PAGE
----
NADMO Officials Threatened!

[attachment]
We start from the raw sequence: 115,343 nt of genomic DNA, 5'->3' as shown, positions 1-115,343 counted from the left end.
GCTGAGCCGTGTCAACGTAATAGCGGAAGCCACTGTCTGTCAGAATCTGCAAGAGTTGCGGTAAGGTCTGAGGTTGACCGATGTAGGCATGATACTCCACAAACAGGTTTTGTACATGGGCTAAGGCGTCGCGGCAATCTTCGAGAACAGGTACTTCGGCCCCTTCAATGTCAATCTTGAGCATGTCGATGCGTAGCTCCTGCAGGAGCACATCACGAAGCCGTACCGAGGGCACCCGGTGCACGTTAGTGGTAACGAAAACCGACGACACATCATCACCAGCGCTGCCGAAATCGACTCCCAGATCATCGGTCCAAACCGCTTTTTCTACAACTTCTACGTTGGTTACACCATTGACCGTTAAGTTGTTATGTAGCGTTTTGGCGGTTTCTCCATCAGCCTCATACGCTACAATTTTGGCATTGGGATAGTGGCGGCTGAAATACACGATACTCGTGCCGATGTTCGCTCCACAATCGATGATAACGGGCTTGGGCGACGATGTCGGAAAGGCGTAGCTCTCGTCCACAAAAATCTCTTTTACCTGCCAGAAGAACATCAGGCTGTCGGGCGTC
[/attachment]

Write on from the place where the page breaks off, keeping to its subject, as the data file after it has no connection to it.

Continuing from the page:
RESIDENTS OF Blekusu in the Keta district of the Volta region have called on the government to show serious commitment to constructing a sea defence to protect the coastal belt and reduce the destruction of their homes by tidal waves. According to them, they would be forced to give sacking orders to officials of the National Disaster Management Organization (NADMO) who only provide them bags of corn and blankets without taking concrete steps to mitigate their plight. Speaking to the DAILY HERITAGE in an interview, a distressed resident, Emmanuel Kpodovia, lamented that the destruction of their property by the tidal waves is an annual affair but, the authorities have failed to find a lasting solution to their predicament. “It has been happening every year, and what the government does through the National Disaster Management Organization is to provide us with corn and blankets, when in fact, that is not what we need,” he said. He asserted that they do not need the corn and blankets that officials of NADMO dump on them, but, the provision of a sea defence to lessen their woes at the hands of the sea. Mr. Kpodovia recalled that they used to live closer to the sea, but, the tidal waves have submerged all their lands and homes making them refugees. “Every year the sea destroys our houses, and if it should sweep away the ones we live in currently, we do not know where to lay our heads,” he grieved. Recounting the latest disaster that rendered 200 persons homeless, Mr. Kpodovia said that on that fateful day, the sea submerged their houses destroying every property in its trail. “When I noticed that the tidal waves were approaching at a fast pace, I sought the assistance of some friends but, we were a bit late in our efforts. The sea swept away everything I own,” he added. Slyvia Awuye, another resident, said they have been rendered homeless by the tidal waves which have flooded their rooms and every belonging they possess. She lamented that before they can catch any sleep at night, the strategy they employ is for them to lay three concrete blocks on the floor-flooded room and lay wooden slabs on them to sleep. “The animals we have been rearing have been swept away by the sea. Our homes we spent years to build have been claimed by the sea.” An opinion leader, Elisha Tadzi, appealed to the government, as a matter of urgency, to dredge the sea. According to him, the sea level is higher than their homes, therefore, anytime there is a sea storm it is predictable that their houses would be affected. He called on the geological survey department to relook at the map of Ghana once again, as the sea is claiming the coastal belt at a fast pace.